Are you trying to imply that prejudice against Muslims doesn’t count, or doesn’t matter, because some Muslim communities and Muslim individuals push a very Arab cultural interpretation of the faith? ‘Cuz that’s what your previous post sure sounds like you’re saying.

            I’m getting pretty tired of tapping out long rebuttals to you. Please do what this article says and actually listen to us when we speak. You’re doing that thing that conservative trolls do – it’s called sealioning (Ihttp://everydayfeminism.com/2017/01/sealioning/) You’re wasting my time, and everyone’s time, with digressive arguments that don’t address the issues raised by this article. Why don’t you start by just reading every single thing on this site? It’s a good site. You’ll learn lots. Remember, though – we are not here as your object-lessons, tutors in cultural awareness, or guides to the mysteries of Muslim women. We are real live human beings, and you’re not inside our heads.

  • These are silly questions that sound fabricated. Frankly, if someone asks such ignorant questions, it’s best to respond like an adult with a truthful answer, whatever that may be for you, rather than claim victimhood behind the excuse that questioners are ‘mean’, ‘microaggressive’, or ‘Islamophobic’. In other words, Grow Up!!

  • Did you have your clitoris Cut off…. Does your husband beat you… Do you believe in sharia law… He so do Christians have to pay Muslims a jizya…or tax.. How about asking those questions…

    • No problem…

      Clitoris cut-off (rather crude of you?) or FGM – Cultural rather than religious practice. People who claim its Islamic do so based on doubtful and inauthentic alleged narrations attributed to the Prophet.

      Husband beatings – Aah yes, those women’s shelters in the First World are full of Muslim women because of those darn Muslim men who beat their wives. Again, acceptance of women abuse is based on culture or an individual’s actions not any religion. FYI…please google Russian Domestic Abuse Law for futher info of the Russian government and its Churchs’ stance on this issue.

      Shariah law – you have to be more specific as it covers an entire spectrum of various issues. Means the same to Muslims as halakha or Jewish law is to Jews. Anyways it means “the path” for Muslims to follow in their daily lives and yes a part covers criminal law which seems cruel to some, but hey so is death by Euthenasia for criminals in some States in the USA or torture carried out by same country. Muslims all vary in opinion – some believe it should just influence your personal life and stay out of government and some don’t. IMO, I find hand chopping abit gruesome as I’m a lover and not a fighter and I’d prefer if a thief got jail time instead.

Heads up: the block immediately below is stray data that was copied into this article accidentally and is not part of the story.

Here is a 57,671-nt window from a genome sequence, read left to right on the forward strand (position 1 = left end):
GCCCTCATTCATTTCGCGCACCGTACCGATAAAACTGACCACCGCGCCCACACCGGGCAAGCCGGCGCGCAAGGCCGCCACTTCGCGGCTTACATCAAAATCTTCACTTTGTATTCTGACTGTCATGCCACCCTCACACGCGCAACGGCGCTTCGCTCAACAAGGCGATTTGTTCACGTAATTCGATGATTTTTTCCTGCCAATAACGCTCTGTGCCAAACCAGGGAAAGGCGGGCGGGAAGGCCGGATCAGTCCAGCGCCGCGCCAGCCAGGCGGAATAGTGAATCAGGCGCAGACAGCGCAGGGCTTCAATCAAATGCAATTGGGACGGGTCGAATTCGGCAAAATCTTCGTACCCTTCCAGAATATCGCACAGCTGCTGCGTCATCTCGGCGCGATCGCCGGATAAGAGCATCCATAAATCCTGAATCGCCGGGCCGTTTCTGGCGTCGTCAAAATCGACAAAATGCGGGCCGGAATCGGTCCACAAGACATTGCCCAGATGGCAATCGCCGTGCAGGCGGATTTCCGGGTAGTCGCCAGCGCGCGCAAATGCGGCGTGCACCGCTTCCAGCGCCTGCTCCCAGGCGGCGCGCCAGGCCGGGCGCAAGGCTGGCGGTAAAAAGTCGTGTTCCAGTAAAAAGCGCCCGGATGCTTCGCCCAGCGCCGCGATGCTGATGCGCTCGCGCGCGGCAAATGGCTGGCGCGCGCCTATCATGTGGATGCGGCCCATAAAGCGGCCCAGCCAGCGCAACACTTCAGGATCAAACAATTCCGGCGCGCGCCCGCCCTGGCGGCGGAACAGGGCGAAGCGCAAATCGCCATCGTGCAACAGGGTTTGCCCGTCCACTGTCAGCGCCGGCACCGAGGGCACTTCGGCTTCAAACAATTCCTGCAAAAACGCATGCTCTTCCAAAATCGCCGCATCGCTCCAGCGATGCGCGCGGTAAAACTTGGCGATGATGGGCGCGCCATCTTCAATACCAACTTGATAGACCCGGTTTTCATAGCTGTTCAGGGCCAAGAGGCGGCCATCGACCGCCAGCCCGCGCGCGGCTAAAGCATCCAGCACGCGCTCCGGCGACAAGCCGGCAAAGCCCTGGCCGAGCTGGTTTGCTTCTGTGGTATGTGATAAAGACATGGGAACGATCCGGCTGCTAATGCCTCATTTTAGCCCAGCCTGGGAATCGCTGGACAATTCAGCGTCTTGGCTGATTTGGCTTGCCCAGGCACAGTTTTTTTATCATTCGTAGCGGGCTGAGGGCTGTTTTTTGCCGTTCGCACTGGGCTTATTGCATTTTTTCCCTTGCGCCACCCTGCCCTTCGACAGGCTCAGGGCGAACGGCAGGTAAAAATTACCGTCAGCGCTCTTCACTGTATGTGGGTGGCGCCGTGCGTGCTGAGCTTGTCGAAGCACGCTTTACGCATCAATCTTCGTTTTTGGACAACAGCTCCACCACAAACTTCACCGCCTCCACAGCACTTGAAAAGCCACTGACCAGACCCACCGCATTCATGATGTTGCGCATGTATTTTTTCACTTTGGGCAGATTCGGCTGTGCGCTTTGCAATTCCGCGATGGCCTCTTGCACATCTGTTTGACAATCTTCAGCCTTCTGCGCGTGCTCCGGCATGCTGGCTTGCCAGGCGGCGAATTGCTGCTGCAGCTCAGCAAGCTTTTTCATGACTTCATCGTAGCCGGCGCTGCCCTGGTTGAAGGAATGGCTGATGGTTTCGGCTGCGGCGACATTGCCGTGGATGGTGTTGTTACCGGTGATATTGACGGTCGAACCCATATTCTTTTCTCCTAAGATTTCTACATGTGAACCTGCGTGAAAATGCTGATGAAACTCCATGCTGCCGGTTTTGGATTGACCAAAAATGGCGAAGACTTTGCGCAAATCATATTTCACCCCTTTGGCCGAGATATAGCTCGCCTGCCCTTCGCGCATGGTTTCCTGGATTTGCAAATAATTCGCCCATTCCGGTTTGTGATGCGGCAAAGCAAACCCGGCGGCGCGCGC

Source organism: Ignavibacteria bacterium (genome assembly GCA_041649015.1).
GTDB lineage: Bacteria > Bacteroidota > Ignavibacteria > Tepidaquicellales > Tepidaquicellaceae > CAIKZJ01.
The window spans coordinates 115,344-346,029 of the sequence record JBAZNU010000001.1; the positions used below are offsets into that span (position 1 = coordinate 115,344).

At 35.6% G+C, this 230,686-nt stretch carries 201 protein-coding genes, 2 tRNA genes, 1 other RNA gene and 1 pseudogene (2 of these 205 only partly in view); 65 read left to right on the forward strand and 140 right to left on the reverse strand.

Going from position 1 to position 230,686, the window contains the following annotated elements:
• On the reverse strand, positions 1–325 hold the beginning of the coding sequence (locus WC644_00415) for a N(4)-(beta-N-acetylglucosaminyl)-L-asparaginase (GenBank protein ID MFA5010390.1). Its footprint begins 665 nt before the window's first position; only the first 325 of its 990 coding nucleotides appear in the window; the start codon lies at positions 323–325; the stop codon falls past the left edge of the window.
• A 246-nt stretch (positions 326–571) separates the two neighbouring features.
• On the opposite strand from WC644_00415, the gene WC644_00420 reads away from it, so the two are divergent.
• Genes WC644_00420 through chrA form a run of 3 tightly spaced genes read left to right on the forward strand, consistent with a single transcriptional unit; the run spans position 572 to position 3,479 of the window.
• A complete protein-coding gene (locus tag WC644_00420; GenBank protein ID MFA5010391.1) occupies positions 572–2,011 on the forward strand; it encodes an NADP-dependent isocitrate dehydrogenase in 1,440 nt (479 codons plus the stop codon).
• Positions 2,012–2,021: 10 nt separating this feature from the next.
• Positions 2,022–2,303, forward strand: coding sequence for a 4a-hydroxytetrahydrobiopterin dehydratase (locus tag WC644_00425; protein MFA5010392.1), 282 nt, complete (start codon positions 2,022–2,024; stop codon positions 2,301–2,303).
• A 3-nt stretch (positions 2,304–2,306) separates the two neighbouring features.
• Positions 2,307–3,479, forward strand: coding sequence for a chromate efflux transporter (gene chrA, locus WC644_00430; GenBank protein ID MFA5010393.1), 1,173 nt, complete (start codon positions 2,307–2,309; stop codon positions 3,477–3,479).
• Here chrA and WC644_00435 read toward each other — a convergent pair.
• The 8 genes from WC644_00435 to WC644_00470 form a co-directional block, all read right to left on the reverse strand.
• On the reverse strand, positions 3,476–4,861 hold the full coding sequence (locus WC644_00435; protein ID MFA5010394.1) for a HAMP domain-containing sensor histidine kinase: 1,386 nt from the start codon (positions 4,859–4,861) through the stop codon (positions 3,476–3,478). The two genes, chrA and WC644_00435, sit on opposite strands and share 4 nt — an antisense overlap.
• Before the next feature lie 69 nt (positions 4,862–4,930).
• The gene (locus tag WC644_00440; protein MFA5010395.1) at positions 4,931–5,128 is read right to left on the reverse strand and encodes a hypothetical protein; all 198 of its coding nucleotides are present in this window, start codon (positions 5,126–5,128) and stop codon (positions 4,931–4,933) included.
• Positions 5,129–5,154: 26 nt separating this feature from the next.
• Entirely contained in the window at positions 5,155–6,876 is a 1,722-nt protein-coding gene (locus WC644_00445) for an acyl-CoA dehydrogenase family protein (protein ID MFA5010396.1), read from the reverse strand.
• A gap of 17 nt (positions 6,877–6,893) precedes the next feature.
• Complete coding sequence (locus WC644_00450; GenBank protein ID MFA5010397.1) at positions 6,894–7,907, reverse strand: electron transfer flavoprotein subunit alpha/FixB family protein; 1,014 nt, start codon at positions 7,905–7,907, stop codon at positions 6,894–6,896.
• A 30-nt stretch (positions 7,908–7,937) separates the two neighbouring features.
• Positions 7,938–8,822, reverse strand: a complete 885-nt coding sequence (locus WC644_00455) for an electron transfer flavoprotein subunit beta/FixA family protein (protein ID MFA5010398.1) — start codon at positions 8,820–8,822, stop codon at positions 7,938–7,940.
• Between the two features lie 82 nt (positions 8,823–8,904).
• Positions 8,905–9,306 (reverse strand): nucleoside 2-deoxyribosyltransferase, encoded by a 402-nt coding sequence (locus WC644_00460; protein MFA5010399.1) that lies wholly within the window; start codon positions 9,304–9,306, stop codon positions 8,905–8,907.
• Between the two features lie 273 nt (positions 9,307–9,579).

Jizya – Don’t worry, the only tax non-Muslims would need to pays is the kind owing to the Tax Man at the Revenue Services like everyone else. Jizya is a tax that non-Muslims used to pay in Muslims countries where they were minorities. The purpose was to ensure their protection as minorities under the state and to exempt them from military service and thus protect their numbers if the Muslim state was attacked. Jizya was used for social services and assisting poor non-Muslim families the way Zakaat is used to uplift poor Muslim families. Some fanatical Muslims do see it as a penalty against non-Muslims which should be implemented which is not very nice of them but many Scholars believe that Jizya on non-Muslims and Zakaat on Muslims are both compulsory and used for similar purposes and therefore is not discriminatory. Jizya is not levied anymore in any Muslim nation and exists mostly in the history text books.

      Thanks for your patience. I sincerely hope you learnt something.

  • It’s great that many women can make these choices. But Islam doesn’t let everyone make these choices. That’s where the concern is, and equating objection to the ideology of Islam with racism against individual muslims empowers the conservatives. Generally, westerners who aren’t born into Islam don’t have to worry about being oppressed by Islam. And there are western muslims who are pressured by the religion to do things. The fact that that isn’t the case for you and the people you know doesn’t mean it doesn’t occur.

  • Hmm, there seems to be a problem with the comments on this article. How come I can view some comments on my iPad, but not my computer? Also, the order of the comments changes depending on which device I use. Anyone else seeing this?

  • These are silly questions, but they are useful in one respect: they remind the hijabists that the behaviour is socially unacceptable. But what you should ask is the obvious: why do you wear it? If she says it is a religious requirement, then ask what the religious rationale might be. I can’t see how anyone could object to being asked the rationale of her religion. If she says it is to avert the lustful eyes of men (which I believe is the religious rationale, then follow up with the obvious question: “In this country, where practically all women are bare headed, do you seriously believe that our men are going around permanently sexually aroused by the sight of all that naked female hair? Do you seriously believe that the sight of your hair will drive us to lust?”
    If this is asked, then the sheer absurdity of the custom will become apparent.